yayAti was one such king. due to his transgressing the lines of right conduct, he was cursed to be old much earlier, and had not fulfilled his desires. so he asked his sons to loan him their youth, and one of them agreed. but even after thousand years, yayAti was not able to satisfy his desires, at the end of which he returned the youth to his son, and took renunciation. he said, "desires don't stop by succumbing to them, fire doesn't stop by putting more fuel into it, and all the wealth and resources of the world are not enough for even one addict of pleasures. desires doesn't get old even with old age, only the body gets old."

you are the know-er, not the known. you are the seer, not the seen.
realize your true self, and get beyond the consumption identity.

have a small footprint but large shoes to fill.

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this shloka appears in bhartRihari's (भर्तृहरि bhartṛhari) vairAgya-shatakam. usually, when someone talks about topic A, then every other topic is considered worthless, to emphasize the importance of topic A. similarly, in vairAgya-shatakam, hundred verses on renunciation), the stress is on giving up, and the poet does at times cross the line for ordinary joe-householder.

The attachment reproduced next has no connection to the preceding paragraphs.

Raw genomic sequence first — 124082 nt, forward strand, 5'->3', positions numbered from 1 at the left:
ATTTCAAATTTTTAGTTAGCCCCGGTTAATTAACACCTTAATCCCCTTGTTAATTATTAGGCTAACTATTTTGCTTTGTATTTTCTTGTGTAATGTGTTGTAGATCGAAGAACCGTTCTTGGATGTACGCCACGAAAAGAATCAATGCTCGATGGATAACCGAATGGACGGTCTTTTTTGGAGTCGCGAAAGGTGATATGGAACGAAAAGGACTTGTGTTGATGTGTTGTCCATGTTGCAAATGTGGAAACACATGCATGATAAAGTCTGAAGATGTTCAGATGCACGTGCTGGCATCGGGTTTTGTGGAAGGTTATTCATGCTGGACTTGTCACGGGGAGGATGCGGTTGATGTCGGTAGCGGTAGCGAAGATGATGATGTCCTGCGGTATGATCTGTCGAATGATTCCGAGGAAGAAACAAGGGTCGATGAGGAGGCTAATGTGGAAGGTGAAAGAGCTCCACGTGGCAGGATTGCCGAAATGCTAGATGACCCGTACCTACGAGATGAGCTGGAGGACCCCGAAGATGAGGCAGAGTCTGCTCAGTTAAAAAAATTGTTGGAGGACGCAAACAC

yet this shloka, simple in language, does remind us of spirituality without offending our limited sensibilities about mundane world.

and now the language aspects of the shloka -

bhogA = bhogAH = consumables, pleasures of life (singular - bhogaH)
na = not
bhuktA = bhuktAH = the one that are consumed (singular - bhuktaH)
vayameva = vayam (we all) + eva (only) = we only
bhuktAH = (are) consumed

tapo = tapaH = heat, austerity, penance, hardships
na = not
taptaM = heated up, hot
vayameva = we only
taptAH = (are) heated up, burnt, spent, used up

kAlo = kAlaH = time
na = not
yAto = yAtaH = one that has passed
vayameva = we only
yAtAH = those that have gone (singular - yAtaH)

tRiShNA = thirst, desire
na = not
jIrNA = tattered
vayameva = we only
jIrNAH = (are) tattered

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(c) shashikant joshi । शशिकांत जोशी । ॐ सर्वे भवन्तु सुखिनः ।
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  1. Thanks for the great post.

  2. Very nicely composed article!! Brings out the common phenomenon of this transitory world, but which most people overlook so very easily!!

    Thanks for your efforts in writing this excellent write up! May sensible people gain something out of it!

  3. Namaste,
    Could you tell me what the etymological meaning of the word 'Makara' (as in Makara, the sea monster mentioned in the Vedas) is?

    Is it Ma-kara (don't do).

    Many thanks.


  4. Beautiful, simply beautiful. Thanks for bringing this wonderful sloka to light and giving it contextual relevance in today's world.